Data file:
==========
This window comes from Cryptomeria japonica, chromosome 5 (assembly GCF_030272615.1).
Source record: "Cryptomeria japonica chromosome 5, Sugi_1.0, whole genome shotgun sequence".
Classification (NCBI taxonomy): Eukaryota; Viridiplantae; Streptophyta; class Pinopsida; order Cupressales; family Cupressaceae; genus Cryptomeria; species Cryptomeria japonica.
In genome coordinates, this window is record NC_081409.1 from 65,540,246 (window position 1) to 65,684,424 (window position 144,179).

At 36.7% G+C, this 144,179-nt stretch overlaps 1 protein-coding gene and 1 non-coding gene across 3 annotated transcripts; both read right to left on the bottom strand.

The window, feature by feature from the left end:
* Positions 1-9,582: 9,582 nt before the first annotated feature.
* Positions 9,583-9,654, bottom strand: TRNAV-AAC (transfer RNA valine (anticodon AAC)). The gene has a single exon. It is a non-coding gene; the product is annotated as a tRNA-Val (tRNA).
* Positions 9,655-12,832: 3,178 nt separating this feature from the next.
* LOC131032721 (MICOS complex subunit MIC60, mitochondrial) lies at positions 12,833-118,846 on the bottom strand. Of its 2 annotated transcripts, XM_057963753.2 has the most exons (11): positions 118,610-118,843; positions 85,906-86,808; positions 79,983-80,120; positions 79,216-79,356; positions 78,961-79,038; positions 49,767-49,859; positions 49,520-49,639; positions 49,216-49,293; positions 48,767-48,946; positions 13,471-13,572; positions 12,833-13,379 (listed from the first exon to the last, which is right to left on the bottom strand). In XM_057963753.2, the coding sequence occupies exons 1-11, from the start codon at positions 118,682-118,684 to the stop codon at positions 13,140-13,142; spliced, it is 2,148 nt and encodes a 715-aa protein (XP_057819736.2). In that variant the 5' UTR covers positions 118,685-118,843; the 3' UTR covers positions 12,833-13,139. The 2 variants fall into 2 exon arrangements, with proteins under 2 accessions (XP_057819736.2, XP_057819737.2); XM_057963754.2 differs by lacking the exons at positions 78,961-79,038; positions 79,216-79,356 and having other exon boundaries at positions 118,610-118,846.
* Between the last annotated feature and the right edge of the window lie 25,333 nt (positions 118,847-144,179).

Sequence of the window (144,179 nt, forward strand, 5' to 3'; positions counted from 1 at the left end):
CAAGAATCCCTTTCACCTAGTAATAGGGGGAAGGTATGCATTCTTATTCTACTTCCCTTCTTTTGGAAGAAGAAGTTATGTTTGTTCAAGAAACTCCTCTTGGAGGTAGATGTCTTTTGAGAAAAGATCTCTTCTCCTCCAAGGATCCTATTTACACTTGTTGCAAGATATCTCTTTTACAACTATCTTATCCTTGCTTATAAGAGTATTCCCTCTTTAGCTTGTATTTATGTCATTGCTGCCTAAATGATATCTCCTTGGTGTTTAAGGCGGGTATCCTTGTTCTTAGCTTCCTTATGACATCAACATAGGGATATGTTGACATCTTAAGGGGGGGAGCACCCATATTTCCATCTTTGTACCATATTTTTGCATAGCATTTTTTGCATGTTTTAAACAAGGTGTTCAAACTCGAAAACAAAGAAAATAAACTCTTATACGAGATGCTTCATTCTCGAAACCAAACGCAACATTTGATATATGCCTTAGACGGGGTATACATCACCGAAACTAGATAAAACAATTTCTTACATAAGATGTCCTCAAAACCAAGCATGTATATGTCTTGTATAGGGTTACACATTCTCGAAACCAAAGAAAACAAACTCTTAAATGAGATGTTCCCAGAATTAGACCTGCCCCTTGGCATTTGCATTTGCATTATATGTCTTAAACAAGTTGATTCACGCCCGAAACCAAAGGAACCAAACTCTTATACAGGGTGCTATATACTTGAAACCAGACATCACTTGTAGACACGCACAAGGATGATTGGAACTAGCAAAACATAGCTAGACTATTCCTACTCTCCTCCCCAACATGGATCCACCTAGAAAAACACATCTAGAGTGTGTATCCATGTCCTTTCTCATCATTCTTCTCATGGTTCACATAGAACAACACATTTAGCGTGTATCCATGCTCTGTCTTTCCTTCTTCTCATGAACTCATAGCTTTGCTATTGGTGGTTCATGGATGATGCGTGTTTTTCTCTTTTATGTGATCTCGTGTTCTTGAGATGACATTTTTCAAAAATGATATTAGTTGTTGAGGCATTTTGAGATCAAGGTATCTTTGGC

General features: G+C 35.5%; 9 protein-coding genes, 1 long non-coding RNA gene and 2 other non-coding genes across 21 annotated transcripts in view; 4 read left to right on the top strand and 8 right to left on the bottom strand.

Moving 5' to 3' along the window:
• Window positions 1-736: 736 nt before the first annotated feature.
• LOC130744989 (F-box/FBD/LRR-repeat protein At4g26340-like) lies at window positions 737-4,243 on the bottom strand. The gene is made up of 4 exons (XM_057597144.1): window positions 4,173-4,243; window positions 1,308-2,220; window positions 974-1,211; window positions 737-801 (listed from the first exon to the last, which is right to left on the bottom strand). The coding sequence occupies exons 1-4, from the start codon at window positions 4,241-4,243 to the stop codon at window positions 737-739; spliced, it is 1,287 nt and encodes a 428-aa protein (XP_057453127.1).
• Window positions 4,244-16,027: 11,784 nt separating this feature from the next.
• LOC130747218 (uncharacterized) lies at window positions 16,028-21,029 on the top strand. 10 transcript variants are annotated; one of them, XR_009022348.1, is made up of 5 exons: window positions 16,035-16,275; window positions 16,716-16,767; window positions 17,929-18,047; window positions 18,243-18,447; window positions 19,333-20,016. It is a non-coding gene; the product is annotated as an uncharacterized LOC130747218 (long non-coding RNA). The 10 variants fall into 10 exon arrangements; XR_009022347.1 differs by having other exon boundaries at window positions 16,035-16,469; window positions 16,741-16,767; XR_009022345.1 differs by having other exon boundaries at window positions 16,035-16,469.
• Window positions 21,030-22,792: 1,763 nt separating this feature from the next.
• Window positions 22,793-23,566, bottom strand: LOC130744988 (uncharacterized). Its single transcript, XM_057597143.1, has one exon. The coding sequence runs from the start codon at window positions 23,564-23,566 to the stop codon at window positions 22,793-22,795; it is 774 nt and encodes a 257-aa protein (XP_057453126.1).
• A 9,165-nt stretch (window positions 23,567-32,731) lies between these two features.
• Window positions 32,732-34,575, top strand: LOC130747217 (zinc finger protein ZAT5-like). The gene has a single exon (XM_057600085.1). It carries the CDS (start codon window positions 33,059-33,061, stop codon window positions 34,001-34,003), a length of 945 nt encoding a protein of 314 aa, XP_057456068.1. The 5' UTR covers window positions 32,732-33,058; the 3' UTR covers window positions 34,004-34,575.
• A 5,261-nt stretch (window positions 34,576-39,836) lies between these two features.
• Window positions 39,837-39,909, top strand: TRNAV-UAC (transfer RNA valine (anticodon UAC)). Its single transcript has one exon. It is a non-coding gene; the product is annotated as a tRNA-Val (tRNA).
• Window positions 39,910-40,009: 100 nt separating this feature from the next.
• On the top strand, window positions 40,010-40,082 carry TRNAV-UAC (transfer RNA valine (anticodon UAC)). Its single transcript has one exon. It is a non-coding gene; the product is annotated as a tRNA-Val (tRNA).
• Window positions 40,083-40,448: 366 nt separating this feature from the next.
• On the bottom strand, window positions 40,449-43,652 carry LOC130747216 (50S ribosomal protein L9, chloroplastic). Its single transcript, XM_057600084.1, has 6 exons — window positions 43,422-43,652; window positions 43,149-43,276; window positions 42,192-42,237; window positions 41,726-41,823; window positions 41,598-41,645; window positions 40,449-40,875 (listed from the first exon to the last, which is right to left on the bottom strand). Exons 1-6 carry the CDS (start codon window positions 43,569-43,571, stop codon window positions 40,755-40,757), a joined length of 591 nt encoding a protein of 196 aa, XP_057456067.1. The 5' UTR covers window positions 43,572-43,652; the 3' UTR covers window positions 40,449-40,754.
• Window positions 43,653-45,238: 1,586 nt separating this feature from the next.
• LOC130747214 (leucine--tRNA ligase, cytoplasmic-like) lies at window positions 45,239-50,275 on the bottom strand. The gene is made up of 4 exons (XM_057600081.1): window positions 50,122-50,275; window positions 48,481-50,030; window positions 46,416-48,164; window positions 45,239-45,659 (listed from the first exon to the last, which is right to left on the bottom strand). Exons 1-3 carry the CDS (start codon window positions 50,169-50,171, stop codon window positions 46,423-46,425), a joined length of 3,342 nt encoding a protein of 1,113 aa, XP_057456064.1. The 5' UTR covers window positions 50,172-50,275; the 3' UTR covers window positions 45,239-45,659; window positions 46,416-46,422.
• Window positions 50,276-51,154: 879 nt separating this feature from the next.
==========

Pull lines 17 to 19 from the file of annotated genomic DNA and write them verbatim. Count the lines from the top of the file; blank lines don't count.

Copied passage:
• LOC130744989 (F-box/FBD/LRR-repeat protein At4g26340-like) lies at window positions 737-4,243 on the bottom strand. The gene is made up of 4 exons (XM_057597144.1): window positions 4,173-4,243; window positions 1,308-2,220; window positions 974-1,211; window positions 737-801 (listed from the first exon to the last, which is right to left on the bottom strand). The coding sequence occupies exons 1-4, from the start codon at window positions 4,241-4,243 to the stop codon at window positions 737-739; spliced, it is 1,287 nt and encodes a 428-aa protein (XP_057453127.1).
• Window positions 4,244-16,027: 11,784 nt separating this feature from the next.
• LOC130747218 (uncharacterized) lies at window positions 16,028-21,029 on the top strand. 10 transcript variants are annotated; one of them, XR_009022348.1, is made up of 5 exons: window positions 16,035-16,275; window positions 16,716-16,767; window positions 17,929-18,047; window positions 18,243-18,447; window positions 19,333-20,016. It is a non-coding gene; the product is annotated as an uncharacterized LOC130747218 (long non-coding RNA). The 10 variants fall into 10 exon arrangements; XR_009022347.1 differs by having other exon boundaries at window positions 16,035-16,469; window positions 16,741-16,767; XR_009022345.1 differs by having other exon boundaries at window positions 16,035-16,469.